Next up was Window Studio, where resident artist Leon Tillman was expecting us. The studio/gallery space offers 6-month residency programs and workshops for adults and children, and hosts exhibits and events. The space’s full-pane window storefront permits passerby to watch the artists as they work, and welcomes them into the studio itself to talk about the pieces on display and even make art themselves – the goal being to bring “art as an aesthetic experience and a social practice into the context of daily life”.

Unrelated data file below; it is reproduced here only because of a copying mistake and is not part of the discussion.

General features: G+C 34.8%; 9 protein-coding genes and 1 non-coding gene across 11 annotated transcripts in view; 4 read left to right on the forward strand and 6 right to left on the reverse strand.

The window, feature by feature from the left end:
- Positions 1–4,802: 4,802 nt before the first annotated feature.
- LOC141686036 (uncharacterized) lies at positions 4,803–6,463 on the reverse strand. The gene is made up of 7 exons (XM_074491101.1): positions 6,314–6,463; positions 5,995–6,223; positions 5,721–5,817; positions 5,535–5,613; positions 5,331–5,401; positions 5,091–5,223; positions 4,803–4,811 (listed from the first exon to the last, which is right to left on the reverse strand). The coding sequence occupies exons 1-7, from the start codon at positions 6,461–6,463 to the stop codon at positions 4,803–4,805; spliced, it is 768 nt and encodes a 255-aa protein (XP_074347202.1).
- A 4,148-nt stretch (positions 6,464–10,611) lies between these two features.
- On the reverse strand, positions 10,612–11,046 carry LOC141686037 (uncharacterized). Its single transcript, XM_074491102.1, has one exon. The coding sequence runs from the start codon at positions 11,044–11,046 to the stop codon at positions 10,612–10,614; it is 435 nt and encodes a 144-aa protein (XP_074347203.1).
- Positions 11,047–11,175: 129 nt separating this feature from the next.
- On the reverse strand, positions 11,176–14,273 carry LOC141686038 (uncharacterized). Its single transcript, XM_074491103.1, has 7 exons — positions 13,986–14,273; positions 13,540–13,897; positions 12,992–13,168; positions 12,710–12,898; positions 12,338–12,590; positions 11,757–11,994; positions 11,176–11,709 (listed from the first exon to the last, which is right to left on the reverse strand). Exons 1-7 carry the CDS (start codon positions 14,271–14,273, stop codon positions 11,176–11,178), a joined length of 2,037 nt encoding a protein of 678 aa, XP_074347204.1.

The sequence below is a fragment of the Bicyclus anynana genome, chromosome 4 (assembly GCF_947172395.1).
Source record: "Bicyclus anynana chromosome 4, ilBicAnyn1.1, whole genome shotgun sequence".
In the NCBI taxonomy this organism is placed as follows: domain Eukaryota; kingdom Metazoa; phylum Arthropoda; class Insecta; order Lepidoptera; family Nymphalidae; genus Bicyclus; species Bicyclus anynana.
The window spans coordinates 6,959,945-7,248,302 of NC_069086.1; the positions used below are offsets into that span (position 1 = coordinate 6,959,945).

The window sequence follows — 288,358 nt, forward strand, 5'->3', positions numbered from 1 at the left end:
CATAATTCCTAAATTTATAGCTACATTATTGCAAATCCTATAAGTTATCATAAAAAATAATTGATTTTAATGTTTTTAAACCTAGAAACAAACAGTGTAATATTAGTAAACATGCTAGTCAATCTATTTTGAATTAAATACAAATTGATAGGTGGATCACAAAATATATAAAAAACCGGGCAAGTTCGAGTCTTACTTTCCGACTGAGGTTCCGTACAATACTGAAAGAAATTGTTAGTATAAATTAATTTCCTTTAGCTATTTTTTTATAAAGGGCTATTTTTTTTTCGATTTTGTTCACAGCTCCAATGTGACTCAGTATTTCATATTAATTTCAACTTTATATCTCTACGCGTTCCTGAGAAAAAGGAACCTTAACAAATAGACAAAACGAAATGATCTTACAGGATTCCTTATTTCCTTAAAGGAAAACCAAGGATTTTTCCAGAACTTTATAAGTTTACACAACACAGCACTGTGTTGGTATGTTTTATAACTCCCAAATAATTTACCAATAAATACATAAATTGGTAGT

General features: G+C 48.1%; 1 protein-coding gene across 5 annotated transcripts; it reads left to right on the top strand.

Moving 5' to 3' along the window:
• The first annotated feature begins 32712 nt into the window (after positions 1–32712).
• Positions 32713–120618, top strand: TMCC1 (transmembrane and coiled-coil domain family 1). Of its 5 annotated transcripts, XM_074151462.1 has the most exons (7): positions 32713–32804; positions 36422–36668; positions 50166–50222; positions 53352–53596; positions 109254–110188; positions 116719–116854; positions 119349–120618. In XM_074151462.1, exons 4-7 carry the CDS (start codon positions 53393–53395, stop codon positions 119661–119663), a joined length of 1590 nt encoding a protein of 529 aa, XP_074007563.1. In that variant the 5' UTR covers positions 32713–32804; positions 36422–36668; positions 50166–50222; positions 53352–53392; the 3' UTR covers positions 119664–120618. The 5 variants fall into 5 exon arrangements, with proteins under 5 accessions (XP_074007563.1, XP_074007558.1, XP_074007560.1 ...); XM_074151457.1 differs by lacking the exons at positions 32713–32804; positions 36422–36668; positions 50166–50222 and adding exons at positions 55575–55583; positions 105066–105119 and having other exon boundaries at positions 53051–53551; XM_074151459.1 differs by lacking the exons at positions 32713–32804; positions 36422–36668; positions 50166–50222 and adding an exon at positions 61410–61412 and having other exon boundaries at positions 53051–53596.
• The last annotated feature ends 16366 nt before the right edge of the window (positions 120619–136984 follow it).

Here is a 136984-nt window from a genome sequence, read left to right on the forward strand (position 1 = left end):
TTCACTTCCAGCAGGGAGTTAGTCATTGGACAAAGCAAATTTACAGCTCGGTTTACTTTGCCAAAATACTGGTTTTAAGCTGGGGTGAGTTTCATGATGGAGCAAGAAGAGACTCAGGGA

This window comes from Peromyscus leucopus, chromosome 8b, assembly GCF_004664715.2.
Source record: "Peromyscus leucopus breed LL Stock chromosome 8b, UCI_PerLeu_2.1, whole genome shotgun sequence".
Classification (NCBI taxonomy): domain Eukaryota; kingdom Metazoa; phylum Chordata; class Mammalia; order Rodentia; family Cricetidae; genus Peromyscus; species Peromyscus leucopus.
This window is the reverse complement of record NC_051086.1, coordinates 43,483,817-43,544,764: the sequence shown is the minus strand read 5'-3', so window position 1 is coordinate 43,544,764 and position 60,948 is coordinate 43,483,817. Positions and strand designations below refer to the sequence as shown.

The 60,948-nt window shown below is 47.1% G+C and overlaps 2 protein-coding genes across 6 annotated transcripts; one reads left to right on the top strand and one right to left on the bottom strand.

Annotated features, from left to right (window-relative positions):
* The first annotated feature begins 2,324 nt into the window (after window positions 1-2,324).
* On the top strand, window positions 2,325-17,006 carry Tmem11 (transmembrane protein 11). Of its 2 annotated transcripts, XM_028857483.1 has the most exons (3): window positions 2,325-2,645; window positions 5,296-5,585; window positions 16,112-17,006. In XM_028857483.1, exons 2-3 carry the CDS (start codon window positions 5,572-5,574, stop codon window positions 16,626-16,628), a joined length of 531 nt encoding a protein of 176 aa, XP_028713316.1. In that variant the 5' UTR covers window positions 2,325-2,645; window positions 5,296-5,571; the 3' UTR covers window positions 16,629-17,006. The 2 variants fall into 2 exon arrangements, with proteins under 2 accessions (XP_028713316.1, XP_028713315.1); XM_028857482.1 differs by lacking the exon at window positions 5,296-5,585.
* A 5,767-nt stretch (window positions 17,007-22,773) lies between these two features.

They certainly achieved this goal last Saturday, as Tillman was more than happy to show us around, tell us about what they did there, and discuss what he’s working on right now.
In the photos above, Tillman reflected on the controversy surrounding his work. His pieces, which are politically/history-driven, often depict imagery that invokes a very strong response – especially insofar as they are culturally relevant in the present day.
Tillman is at Window Studio as part of its Artist-in-Residence (AIR) program, which is designed to immerse artists in their studio practice while permitting them to share their process with the community. Emerging artists living and working in the Bedford-Stuyvesant community are given preference, but all New York City artists are welcome to apply. Residents artists will have a culminating exhibition in the Window Studio Gallery, curated by founder Anne LaFond.